HERE is my recording! (The noises are a bit clunky sorry!)
It doesn’t matter what you say or what you do, Ross. It’s just changed everything. Forever.
i bet on their first real date, scott and kira do something disgustingly adorable like going to the park for a picnic. and scott’s a terrible cook and they’d probably get poisoning from the potato salad, so kira puts out this giant cooler filled with fresh fruit, basically every lunchmeat, and even a fucking pie and scotts like “wow babe you’re so great” and kira just blushes and hides the text from her dad asking “has scott said anything about my sandwiches????”
Merlin Meme [1/9] episodes
Season 4: Episode 6: A Servant of Two Masters
↳ “Lucky for us you’re such a bad assassin!”
The perfect life or the perfect love. You choose.
For as long as she can remember, Sabine has lived two lives. Every 24 hours she shifts to her ‘other’ life - a life where she is exactly the same, but absolutely everything else is different: different family, different friends, different social expectations. In one life she has a sister, in the other she does not. In one life she’s a straight-A student with the perfect boyfriend, in the other she’s considered a reckless delinquent. Nothing about her situation has ever changed, until the day when she discovers a glitch: the arm she breaks in one life is perfectly fine in the other.
With this new knowledge, Sabine begins a series of increasingly risky experiments that bring her dangerously close to the life she’s always wanted. But if she can only have one life, which is the one she’ll choose?
A compelling psychological thriller about a girl who lives two parallel lives - this is Sliding Doors for the YA audience. - Goodreads
Title: Between the Lives
Author: Jessica Shirvington
Genre: Young adult-romance-contemporary-paranormal-sci-fi
Published: August 7th 2014
Publisher: Orchard Books
Source: An ARC was provided by the publisher in exchange for an honest review.
My rating: 4 of 5 stars
The Book Depository
So Between the Lives is about Sabine, who lives each day twice, in two different lives. I was already captivated by this idea, it’s so unique and there are so many different directions Shirvington could have taken. As quite a sci-fi sort of idea, it was described wonderfully - even details such as meeting her other self and wounds in either life were addressed. But it wasn’t so detailed that you get confused, Shirvington clearly and concisely sets the scene which lets the readers fully immerse themselves in the story.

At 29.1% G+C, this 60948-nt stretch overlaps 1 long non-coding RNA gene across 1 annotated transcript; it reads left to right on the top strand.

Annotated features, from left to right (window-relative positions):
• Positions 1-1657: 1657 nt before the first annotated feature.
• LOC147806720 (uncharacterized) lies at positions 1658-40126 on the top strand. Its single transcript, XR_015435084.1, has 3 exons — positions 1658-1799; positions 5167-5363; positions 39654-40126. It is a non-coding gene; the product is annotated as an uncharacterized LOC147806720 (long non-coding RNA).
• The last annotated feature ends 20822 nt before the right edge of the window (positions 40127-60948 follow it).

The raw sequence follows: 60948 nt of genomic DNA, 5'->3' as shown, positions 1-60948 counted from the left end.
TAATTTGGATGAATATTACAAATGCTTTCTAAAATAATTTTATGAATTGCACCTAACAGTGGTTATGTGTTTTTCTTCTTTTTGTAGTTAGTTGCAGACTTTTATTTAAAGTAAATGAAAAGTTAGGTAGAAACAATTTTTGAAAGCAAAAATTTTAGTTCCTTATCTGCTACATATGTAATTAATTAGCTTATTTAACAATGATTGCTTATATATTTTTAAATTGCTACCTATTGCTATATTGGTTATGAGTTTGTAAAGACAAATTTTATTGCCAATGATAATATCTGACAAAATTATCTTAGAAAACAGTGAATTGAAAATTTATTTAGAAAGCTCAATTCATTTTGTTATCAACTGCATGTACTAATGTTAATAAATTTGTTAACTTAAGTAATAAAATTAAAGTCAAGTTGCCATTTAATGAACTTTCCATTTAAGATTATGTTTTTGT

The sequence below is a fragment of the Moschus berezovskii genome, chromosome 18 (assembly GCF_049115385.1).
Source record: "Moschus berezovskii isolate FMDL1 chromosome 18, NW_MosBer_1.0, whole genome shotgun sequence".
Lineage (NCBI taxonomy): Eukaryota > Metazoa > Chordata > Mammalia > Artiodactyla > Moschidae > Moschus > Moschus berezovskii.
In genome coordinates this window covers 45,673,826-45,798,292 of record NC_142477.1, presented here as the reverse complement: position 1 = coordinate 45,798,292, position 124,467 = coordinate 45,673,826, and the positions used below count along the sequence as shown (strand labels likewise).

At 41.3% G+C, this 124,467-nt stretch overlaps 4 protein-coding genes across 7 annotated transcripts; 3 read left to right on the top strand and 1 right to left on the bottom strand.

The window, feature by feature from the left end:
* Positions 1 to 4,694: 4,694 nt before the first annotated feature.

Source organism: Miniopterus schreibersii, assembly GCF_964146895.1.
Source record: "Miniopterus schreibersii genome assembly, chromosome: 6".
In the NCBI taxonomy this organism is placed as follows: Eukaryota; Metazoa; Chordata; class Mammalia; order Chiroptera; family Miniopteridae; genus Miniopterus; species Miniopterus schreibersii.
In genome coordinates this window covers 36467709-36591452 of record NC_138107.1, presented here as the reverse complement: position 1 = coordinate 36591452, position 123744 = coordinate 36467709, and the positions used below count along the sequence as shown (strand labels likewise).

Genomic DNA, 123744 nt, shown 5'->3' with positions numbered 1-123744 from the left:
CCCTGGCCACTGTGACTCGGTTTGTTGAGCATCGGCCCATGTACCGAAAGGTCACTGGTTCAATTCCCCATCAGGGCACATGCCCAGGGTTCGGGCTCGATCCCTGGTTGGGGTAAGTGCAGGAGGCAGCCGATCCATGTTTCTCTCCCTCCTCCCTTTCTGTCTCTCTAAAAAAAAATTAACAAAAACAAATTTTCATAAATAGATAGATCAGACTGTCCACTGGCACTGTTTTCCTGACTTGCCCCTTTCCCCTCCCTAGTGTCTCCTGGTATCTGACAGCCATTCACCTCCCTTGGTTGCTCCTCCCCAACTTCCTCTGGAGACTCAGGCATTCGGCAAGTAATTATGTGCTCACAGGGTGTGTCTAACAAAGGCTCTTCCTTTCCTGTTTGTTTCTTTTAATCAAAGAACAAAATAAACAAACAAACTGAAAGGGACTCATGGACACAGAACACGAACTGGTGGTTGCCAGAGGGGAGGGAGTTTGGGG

The writing is really easy to read and this along with many tense moments makes this a very gripping read. I read it in less than a day. I also loved how there were tense moments at midnight in one life, then she woke up in the other life and you really feel her frustration, anticipation or fear to return to the other life. Throughout this book you want to know more and more and so this was an incredibly quick read. I was also thankful that each chapter told the reader what life she was in and what day it was. I was starting to understand the confusion living through days twice could cause!
The characters were fab. I could really relate to the struggle of Sabine as she often felt it was hard to fit in and we’ve all felt that at some point. I loved how different she was in her lives, goth in one and blonde and popular in another. This mix of personalities I felt gave her character depth. Shirvington uses Sabine and her lives to talk about issues such as self harm and suicide and I thought she dealt with them in an appropriate way considering the YA audience. Ethan was lovely as a heartthrob but he wasn’t anything too new if that makes sense? He is a great character but I didn’t feel it was refreshingly new. The minor characters such as Capri and Lucy I totally fell in love with as they are light and genuine.
The reason this book is a four is because I was disappointed with the lack of explanation of Sabine’s condition. It never really explains why she is living two lives. With references to ‘glitches’ I thought this book might develop into something bigger but considering this is a stand alone, I think Shirvington did tread the right path. I just was left with many unanswered questions which could have perhaps developed this book into a trilogy or a series. But for a stand alone the plot was understandable. However, I do think this book has lots of potential to become a series.
Overall, a gripping, emotional and unique story with surprising reflections of our own lives and bundles of potential.
Have you read this book/going to read? :)
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